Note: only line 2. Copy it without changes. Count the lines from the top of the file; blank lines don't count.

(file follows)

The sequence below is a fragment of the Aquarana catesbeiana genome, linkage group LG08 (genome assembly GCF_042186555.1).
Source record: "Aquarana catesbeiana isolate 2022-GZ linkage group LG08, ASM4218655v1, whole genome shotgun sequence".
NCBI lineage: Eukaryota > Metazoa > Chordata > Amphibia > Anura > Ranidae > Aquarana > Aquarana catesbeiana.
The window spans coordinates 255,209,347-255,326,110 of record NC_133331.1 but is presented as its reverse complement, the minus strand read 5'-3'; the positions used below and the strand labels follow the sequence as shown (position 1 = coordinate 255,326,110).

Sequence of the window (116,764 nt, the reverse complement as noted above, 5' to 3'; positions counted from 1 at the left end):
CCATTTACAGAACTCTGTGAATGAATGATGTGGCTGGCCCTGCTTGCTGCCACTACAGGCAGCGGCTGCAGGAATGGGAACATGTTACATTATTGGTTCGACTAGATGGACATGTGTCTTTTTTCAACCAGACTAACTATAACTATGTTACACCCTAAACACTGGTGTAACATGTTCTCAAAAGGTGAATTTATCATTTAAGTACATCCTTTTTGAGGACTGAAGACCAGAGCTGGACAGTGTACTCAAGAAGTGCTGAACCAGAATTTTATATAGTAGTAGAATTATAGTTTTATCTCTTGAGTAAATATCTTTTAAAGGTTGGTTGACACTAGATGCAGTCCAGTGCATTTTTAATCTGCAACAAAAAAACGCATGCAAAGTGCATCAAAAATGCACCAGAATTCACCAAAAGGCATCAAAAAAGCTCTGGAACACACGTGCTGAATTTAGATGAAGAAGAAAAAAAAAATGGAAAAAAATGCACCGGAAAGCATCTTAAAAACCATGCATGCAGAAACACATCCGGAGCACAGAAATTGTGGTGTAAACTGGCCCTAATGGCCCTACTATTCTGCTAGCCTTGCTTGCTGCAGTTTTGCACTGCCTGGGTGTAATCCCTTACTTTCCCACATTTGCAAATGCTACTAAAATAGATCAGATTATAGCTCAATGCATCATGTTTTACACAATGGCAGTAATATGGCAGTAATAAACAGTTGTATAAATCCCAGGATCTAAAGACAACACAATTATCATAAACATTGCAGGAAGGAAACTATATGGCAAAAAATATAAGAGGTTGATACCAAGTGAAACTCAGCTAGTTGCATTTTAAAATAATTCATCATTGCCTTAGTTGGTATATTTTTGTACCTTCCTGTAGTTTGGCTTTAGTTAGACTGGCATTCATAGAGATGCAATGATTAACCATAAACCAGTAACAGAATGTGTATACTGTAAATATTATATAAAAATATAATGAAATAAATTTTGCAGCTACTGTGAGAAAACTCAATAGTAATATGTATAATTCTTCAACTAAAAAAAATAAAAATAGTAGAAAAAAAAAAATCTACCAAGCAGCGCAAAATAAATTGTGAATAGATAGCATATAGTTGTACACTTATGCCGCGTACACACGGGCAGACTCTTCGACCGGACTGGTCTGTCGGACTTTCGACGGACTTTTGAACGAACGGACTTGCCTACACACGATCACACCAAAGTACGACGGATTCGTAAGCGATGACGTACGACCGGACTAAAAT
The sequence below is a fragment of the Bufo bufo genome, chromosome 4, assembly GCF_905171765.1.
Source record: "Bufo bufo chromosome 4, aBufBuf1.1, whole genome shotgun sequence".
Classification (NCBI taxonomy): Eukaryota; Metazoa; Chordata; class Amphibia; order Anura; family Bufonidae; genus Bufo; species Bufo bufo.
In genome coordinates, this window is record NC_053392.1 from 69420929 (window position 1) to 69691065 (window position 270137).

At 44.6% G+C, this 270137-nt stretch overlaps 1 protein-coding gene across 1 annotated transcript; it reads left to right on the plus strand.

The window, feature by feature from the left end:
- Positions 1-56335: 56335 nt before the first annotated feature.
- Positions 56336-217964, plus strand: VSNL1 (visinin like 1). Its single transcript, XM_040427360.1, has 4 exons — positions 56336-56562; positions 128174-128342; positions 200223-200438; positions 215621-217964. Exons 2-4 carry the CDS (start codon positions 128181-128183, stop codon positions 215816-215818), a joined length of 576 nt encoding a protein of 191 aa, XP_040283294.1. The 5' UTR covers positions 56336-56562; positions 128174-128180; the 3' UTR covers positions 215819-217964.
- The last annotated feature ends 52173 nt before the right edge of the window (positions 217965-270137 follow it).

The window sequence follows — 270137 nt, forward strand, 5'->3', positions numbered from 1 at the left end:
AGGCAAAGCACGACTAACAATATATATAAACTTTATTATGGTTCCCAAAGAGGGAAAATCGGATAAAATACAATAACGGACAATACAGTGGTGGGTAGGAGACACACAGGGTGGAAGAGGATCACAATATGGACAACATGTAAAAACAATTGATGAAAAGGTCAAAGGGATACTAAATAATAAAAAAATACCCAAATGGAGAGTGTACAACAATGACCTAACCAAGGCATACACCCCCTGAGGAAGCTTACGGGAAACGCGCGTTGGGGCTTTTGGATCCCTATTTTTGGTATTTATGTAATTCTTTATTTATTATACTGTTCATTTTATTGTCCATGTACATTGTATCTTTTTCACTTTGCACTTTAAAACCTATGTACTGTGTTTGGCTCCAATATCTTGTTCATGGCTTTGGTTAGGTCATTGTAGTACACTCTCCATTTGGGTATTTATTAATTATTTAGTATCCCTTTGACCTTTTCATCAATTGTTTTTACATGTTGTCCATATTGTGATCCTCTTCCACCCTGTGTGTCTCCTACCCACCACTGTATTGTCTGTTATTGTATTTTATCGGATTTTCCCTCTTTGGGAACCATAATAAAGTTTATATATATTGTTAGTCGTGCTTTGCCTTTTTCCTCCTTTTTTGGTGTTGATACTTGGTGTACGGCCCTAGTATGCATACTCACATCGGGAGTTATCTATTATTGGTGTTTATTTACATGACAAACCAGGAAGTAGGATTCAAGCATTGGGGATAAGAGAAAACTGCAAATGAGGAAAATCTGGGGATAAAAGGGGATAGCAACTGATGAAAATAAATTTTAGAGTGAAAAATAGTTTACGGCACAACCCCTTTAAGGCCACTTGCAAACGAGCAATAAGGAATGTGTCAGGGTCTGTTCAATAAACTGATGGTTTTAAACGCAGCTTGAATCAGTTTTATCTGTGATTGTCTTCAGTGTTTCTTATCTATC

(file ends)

Source record: "Aquarana catesbeiana isolate 2022-GZ linkage group LG08, ASM4218655v1, whole genome shotgun sequence".